Google Cloud Platform plans to invest in customer experience, globally. It will open a number of offices, expand its customer success operations and a training lab, as well as launch a professional services group to get users on their way with Google AI and Vertex AI machine learning platforms.
The company's latest efforts include an AI focus, said John Jester, Google Cloud vice president of customer experience, because it's at the core of many new products, businesses and experiences users have built in the cloud.
"We [aspire] to train 40 million people on Google Cloud," Jester said. "Every customer conversation I have, every partner conversation I have comes back to there just aren't enough cloud experts on the planet to support this massive wave of migration and adoption."
The investments include new or expanded offices in Argentina, Poland, India, Mexico and Portugal. Accenture veterans Lee Moore and Sunil Rao will, respectively, join Google's customer experience and customer success teams. Their goals are to enable users to get more out of their AI and analytics subscriptions and other Google Cloud services.
CX-specific use cases grow for Google AI
In other Google news, more users are tapping Google AI for digital customer experience deployments. One example is insurer USAA, which uses the services to create efficiencies with mobile claims and enable analytics on pictures of vehicle damage auto policyholders submit to more quickly return estimates and reimbursement.
Google introduced the Vertex AI platform last year to simplify machine learning (ML) customization. But getting Vertex AI projects off the ground and justifying them with business use cases isn't always so obvious, Jester said. Google launched its Custom AI Solutions practice to help users hone automation use cases into profitable operations.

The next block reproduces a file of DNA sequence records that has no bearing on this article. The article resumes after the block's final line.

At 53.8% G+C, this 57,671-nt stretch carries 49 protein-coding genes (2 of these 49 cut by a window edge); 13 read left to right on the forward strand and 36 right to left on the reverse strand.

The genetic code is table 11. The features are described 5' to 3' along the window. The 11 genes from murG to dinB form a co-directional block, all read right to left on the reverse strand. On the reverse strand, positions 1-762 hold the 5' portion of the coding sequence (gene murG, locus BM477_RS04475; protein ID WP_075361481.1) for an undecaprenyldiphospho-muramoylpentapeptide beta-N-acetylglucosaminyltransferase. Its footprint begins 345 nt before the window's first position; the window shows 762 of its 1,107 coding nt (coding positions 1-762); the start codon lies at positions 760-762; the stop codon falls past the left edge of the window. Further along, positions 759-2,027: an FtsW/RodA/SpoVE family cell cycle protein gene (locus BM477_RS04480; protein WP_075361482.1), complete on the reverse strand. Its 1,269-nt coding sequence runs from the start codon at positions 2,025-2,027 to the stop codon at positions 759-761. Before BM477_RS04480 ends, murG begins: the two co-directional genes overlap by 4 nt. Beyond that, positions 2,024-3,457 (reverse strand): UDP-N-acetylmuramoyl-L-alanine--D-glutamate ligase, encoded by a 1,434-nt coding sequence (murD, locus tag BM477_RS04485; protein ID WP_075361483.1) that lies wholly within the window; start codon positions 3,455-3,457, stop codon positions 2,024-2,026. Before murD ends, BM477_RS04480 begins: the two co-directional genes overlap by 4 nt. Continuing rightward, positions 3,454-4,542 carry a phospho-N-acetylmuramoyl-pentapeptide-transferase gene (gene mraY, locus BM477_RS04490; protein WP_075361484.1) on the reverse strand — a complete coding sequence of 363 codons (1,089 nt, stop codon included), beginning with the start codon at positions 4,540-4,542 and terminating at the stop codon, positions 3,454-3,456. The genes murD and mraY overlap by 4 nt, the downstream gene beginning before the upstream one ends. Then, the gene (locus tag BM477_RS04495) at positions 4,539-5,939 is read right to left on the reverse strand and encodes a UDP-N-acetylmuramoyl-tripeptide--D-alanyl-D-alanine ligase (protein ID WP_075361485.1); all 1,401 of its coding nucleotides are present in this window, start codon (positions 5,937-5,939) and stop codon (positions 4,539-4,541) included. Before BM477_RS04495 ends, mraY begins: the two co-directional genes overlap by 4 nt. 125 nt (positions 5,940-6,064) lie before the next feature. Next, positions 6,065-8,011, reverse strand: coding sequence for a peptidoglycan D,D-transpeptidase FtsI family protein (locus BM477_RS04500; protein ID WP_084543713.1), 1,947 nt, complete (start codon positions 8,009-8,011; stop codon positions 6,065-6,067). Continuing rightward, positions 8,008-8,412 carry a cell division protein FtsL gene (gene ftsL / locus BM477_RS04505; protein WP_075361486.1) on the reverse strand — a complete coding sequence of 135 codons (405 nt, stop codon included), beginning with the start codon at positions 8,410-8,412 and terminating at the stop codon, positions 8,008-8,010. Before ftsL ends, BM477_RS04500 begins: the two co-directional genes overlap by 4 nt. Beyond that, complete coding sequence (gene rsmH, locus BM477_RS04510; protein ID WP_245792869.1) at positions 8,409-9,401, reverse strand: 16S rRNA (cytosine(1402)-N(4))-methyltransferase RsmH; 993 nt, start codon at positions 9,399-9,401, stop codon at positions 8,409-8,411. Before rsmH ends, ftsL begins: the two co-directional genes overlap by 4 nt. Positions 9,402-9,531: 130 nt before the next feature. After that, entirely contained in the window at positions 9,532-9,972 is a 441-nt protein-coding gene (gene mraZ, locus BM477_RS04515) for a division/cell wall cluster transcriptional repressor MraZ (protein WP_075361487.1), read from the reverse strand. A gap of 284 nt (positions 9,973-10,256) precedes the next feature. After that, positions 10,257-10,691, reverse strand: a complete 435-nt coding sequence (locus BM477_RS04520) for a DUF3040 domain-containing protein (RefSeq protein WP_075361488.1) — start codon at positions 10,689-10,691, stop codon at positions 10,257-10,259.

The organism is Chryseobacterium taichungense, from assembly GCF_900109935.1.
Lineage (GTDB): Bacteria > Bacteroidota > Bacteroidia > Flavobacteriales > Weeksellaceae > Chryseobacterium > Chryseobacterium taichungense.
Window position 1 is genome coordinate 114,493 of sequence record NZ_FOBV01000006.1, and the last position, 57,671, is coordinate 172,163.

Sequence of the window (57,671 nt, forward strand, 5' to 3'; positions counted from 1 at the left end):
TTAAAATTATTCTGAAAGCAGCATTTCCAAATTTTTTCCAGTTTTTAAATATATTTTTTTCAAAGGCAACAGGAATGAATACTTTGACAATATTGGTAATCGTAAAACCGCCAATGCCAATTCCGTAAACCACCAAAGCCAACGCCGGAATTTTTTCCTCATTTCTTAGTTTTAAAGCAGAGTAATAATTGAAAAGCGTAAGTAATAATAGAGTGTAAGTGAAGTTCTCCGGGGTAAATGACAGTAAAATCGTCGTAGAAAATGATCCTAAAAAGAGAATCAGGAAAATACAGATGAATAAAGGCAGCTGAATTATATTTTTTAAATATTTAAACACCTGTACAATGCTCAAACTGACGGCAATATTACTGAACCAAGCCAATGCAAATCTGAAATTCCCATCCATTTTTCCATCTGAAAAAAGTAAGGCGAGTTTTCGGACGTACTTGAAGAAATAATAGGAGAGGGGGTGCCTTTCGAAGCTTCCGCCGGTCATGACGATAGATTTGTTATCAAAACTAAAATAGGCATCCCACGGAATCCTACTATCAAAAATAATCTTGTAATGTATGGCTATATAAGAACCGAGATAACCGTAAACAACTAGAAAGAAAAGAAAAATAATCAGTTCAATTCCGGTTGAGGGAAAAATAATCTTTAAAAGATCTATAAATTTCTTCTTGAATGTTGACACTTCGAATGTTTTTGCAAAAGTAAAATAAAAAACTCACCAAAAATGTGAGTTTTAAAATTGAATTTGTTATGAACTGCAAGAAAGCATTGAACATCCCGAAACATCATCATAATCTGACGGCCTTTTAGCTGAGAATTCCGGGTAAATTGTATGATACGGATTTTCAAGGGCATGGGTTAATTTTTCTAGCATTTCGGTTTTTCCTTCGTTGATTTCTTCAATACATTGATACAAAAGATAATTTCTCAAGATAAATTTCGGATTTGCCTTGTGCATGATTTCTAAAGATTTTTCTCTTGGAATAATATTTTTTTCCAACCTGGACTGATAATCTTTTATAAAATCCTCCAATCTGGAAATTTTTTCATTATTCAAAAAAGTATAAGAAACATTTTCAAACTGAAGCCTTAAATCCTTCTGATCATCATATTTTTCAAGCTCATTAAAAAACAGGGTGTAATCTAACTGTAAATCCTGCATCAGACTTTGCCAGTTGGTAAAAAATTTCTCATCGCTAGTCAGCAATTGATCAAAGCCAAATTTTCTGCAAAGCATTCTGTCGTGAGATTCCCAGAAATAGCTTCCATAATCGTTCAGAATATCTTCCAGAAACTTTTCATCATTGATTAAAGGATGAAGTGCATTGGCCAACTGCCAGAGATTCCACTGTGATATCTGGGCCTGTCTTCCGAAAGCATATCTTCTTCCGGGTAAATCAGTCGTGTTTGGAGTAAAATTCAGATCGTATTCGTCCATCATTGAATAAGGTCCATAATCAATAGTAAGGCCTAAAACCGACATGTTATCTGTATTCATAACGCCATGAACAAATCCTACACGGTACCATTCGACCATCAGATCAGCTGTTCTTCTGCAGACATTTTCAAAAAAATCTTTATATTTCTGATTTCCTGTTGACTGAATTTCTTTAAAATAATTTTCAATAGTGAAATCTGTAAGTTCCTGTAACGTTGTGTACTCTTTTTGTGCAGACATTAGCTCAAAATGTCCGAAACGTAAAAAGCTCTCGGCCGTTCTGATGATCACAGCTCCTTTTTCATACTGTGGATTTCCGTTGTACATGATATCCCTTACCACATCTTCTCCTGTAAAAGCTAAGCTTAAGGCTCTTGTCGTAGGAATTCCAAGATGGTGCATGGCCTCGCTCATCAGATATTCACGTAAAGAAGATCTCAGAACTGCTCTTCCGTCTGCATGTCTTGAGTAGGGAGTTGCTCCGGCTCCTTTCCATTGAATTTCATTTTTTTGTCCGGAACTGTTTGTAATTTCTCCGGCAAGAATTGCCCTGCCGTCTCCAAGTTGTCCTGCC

Retailers, insurers and financial services companies will likely be early adopters, as those verticals have moved quickly in the last two years to digitize workflows in the name of customer experience improvement. But the concept of AI and ML has moved beyond a buzzword or a trendy tech concept --for some users, business value of an new AI project can be difficult to prove, said Liz Miller, an analyst at Constellation Research.
She added that, while at first many CX-focused AI/ML technology deployments appear to help the customer, they're actually often helping customer service -- or in the case of USAA, independent insurance -- agents move more quickly, which in turn improves the overall customer experience. Google's Custom AI group will help users make sense of their broad AI offerings.
"All these organizations want to go there [with AI]," Miller said. "It's a good move on Google's part. They need to find other ways that they are going to reach the successful points of profitability with these types of solutions and services, not just advertising."
Don Fluckinger covers enterprise content management, CRM, marketing automation, e-commerce, customer service and enabling technologies for TechTarget.